• Gorn: The movie opens with a character getting sprayed with a liquid that turns out to be a fast-acting form of necrotizing faciitis. The skin of his hand peels off, and he proceeds to melt into a bloody puddle. The same viral agent also infects several other characters later on, albeit in smaller doses.
  • Government Conspiracy: The proto-Cube seems to be controlled by a future theocratic dictatorship.
  • The Heavy: Jax is the most palpable human threat in the film as the evil organization's field man who directly cleans up after their experiment goes awry when one of the technicians revolts. He's shown receiving orders over the phone from people higher up in the chain, but they're never seen.
  • Heel Realization: Wynn slowly begins to realize that the Cube masters are putting innocent people in the Cube who fall afoul of the state instead of death row inmates. After being forced to carry out his orders to kill one of his former colleagues he turns on them and tries to help the Cube prisoners.
  • Hellevator: The wood-panelled elevator can take you up to the implied luxury of the Powers That Be, or down to the living hell of the Cube. Incidently anyone who makes it to the exit and fails to believe in God is burnt alive in what's presumably an In-Universe Rule of Symbolism.
  • Idiot Savant: Creepily hinted at with Wynn as having become this at the end. He's lobotimized, thrown back in the Cube, and found by some other prisoners, mirroring Kazan's introduction. The last shot of the film settles on his tapping fingers as a computer interface is softly heard in the background...
  • I'm Melting!: A particularly disgusting example happens when a character who appears in the opening minutes gets completely sprayed with some sort of odorless tissue-eating acid. He initially thinks that it's water, thirstily gulping it down before noticing that his skin turns waxy and starts to flake off.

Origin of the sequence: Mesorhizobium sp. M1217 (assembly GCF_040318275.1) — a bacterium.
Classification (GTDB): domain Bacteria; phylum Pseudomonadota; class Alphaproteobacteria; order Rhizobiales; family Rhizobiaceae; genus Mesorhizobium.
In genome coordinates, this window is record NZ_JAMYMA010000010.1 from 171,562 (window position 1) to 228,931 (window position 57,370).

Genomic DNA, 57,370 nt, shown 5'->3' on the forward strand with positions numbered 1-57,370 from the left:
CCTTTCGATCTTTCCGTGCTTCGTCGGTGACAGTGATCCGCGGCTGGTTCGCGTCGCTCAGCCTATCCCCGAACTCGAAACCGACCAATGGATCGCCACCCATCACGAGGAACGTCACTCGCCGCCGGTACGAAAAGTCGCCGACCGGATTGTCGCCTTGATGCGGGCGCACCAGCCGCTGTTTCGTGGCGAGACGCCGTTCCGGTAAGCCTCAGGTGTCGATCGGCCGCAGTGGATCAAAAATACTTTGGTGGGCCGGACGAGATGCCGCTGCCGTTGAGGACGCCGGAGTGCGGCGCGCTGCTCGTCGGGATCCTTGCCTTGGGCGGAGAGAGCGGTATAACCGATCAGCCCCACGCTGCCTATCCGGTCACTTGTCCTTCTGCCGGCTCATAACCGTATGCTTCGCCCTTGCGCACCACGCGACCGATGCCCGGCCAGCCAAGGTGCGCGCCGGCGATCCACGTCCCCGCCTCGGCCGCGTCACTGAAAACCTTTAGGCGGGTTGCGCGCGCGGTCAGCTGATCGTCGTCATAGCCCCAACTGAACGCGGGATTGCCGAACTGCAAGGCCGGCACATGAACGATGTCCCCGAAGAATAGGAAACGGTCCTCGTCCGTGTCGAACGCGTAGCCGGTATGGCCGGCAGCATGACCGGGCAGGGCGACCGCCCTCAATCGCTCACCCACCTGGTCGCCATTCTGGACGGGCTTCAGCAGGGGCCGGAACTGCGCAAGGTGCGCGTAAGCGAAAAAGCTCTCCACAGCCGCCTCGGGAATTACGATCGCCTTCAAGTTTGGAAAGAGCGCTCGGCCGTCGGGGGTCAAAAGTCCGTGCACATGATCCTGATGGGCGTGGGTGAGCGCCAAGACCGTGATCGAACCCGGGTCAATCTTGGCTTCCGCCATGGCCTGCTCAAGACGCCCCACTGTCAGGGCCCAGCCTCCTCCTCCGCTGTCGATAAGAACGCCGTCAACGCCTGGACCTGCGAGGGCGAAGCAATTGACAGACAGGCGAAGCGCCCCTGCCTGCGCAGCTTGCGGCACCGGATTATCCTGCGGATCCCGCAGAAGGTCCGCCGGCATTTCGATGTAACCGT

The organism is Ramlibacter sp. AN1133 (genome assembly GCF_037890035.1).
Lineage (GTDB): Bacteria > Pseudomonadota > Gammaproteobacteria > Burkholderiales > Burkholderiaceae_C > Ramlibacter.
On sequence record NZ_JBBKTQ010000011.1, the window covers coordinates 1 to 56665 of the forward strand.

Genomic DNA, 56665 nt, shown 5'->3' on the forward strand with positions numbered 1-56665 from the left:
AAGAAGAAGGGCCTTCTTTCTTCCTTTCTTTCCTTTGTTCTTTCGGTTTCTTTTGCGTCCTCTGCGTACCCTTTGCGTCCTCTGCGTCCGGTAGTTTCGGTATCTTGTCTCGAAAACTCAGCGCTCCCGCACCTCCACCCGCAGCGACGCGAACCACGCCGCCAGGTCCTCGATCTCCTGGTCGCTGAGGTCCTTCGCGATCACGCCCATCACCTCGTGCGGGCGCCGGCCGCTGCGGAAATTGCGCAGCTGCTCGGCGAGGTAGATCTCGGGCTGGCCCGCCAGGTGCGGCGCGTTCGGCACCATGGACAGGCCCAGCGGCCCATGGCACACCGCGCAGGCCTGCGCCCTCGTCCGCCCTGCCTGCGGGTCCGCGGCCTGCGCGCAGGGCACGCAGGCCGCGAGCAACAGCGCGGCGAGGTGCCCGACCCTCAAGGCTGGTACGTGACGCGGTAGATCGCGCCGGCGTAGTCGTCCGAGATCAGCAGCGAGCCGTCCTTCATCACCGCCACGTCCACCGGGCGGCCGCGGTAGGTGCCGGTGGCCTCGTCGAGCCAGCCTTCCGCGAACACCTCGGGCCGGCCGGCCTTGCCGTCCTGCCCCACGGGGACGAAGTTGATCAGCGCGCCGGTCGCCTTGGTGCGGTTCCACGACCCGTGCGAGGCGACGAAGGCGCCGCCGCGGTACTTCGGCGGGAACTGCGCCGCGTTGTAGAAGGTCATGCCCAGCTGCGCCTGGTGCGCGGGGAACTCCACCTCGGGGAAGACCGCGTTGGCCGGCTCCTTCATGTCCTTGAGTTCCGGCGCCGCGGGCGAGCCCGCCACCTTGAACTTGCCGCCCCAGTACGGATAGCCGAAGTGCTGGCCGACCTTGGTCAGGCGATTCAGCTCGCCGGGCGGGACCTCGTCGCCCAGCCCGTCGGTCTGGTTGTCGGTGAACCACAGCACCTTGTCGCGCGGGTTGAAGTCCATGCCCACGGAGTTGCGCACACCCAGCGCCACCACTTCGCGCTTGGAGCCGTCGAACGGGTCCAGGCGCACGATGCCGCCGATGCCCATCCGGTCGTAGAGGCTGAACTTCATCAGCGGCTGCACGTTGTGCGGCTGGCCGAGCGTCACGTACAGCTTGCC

• Instant Sedation: Jax paralyzes Dodd by blowing some kind of dust in his face through his pen. The victim drops to the ground instantly.
    Jax: Ooh, instant paralysis. They weren't kidding, were they?
  • Just Following Orders: Dodd has resigned himself to his job of overseeing the deaths of countless people trapped in the Cube by just keeping his head down and obeying the orders sent down to him without question, in the hopes they won't throw him in there as well. The trope is later lampshaded by Rain to Wynn.
  • Kangaroo Court: All the people thrown in the Cube have been selected after show trials condemning them for crimes "against their country and their God", i.e. opposing the dictatorship. Jax even holds a mock trial before Wynn where he just passes down the sentence.
  • Killer Game Master: When Wynn infiltrates the Cube and starts using his knowledge to circumvent the traps, Jax reorganizes the maze so trap rooms completely surround the one he is currently inhabiting.
  • Lobotomy: A man who managed to escape the Cube was recaptured by the people running the Cube project and given a lobotomy, and put back in the Cube.
  • Longer-Than-Life Sentence: At the end, Wynn gets two more life sentences added to his existing sentence.
  • Malicious Misnaming: Jax keeps deliberately misnaming Dodd with names such as "Mr. Codd", "Mr. Clodd" and "Mr. Wad" to assert his authority and contempt for the 'button guy'. He only addresses him by his proper name when Dodd shows he's not entirely a coward and purposely sabotages his plans.
  • Mind-Control Eyes: The mind-controlled soldiers have green eyes whenever they're "activated".
  • No One Could Survive That!: When Haskell's bio-chip activated, he screams in pain and apparently falls to his death. The others decide he must be dead and don't go to check in him, only for Haskell to come after them as an Artificial Zombie (though it's not clear if he was Only Mostly Dead).